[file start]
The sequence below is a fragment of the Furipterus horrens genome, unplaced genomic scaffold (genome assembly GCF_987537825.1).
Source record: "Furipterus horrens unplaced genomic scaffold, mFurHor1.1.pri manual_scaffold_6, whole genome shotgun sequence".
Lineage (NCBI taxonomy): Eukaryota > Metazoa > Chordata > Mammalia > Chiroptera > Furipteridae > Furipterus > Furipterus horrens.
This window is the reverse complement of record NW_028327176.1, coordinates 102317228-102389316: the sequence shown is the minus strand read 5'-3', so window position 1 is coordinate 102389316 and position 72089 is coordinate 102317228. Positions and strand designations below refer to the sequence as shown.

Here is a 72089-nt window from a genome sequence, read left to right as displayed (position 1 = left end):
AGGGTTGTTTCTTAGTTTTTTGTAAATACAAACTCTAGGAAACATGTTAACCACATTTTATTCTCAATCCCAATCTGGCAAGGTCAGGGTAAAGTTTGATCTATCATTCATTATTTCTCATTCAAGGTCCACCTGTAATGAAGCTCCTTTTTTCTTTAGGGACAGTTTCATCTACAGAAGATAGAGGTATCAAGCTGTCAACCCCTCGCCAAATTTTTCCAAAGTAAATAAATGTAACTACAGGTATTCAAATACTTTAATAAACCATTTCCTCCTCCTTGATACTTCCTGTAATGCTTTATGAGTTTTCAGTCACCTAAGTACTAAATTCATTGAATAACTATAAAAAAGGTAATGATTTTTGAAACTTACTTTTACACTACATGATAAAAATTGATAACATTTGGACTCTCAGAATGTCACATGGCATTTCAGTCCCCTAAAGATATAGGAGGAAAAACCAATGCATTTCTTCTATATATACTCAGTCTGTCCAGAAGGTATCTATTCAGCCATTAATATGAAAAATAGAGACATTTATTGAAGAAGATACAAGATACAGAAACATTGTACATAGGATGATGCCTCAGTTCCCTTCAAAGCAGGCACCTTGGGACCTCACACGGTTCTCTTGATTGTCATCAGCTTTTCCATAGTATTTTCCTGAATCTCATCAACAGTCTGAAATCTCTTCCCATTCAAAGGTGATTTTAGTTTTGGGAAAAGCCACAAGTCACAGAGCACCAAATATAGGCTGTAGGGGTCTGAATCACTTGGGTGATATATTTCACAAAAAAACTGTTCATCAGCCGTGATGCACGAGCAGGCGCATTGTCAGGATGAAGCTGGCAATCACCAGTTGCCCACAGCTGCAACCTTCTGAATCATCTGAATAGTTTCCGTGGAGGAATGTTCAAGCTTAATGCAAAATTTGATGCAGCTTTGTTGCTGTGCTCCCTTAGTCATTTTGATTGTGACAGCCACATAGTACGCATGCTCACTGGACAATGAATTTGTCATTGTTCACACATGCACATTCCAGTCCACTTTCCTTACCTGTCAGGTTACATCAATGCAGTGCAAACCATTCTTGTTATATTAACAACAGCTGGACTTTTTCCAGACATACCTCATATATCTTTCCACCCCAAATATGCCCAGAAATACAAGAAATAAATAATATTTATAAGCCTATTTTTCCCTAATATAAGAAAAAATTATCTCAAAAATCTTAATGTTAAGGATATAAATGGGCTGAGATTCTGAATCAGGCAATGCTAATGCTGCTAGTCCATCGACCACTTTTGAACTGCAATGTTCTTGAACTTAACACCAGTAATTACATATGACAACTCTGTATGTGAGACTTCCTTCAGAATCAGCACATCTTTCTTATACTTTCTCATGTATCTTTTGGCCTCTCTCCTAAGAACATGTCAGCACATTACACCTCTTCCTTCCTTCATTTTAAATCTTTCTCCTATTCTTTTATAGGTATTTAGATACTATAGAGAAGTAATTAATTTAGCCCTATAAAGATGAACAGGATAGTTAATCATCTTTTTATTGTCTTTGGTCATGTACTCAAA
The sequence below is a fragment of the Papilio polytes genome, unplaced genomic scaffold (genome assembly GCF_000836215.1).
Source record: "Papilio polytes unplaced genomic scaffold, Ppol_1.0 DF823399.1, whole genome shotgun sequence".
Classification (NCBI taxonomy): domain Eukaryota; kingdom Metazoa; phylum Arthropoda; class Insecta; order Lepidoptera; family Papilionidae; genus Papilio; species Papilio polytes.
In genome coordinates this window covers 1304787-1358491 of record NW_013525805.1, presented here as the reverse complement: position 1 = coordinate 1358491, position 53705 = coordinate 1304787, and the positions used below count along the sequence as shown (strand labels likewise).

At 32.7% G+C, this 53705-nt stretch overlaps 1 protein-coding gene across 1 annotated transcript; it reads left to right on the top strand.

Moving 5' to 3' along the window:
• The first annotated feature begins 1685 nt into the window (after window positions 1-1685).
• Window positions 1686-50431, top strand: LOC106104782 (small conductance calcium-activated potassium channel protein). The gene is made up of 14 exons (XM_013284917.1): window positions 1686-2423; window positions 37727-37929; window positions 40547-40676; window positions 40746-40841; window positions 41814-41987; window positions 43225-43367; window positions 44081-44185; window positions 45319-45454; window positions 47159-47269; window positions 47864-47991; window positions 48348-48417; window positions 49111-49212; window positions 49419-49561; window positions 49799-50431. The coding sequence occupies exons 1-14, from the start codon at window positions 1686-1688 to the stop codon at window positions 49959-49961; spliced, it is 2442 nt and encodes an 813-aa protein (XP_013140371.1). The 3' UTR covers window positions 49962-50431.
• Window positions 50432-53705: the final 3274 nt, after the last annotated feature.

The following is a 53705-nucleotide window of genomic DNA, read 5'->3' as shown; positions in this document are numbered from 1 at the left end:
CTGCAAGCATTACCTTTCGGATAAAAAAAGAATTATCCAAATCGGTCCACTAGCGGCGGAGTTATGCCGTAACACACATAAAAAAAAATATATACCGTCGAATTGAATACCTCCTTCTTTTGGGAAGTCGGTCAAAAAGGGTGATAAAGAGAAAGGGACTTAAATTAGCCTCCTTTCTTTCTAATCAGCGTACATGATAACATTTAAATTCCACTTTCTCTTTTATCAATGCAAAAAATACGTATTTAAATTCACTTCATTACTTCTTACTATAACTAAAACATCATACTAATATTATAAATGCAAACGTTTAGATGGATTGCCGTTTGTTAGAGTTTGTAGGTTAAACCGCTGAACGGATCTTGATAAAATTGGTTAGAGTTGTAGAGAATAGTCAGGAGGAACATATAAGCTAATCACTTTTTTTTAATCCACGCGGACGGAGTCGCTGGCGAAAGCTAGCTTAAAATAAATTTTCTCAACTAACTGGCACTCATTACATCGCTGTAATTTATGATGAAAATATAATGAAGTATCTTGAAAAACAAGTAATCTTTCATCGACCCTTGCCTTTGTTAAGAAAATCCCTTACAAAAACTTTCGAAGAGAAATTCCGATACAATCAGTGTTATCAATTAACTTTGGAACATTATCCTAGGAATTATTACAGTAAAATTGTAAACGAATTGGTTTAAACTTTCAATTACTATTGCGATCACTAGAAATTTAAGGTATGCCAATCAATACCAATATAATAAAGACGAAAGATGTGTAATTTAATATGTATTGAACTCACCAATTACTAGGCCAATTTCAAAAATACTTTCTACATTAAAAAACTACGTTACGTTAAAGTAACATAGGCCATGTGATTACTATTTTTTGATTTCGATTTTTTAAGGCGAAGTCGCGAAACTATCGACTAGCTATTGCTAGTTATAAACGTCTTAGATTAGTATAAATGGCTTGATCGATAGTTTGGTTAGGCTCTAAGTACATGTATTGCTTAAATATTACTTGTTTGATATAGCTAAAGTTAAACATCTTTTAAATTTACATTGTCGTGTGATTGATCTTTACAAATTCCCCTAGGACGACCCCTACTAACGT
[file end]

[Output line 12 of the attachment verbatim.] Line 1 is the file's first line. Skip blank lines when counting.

Moving 5' to 3' along the window: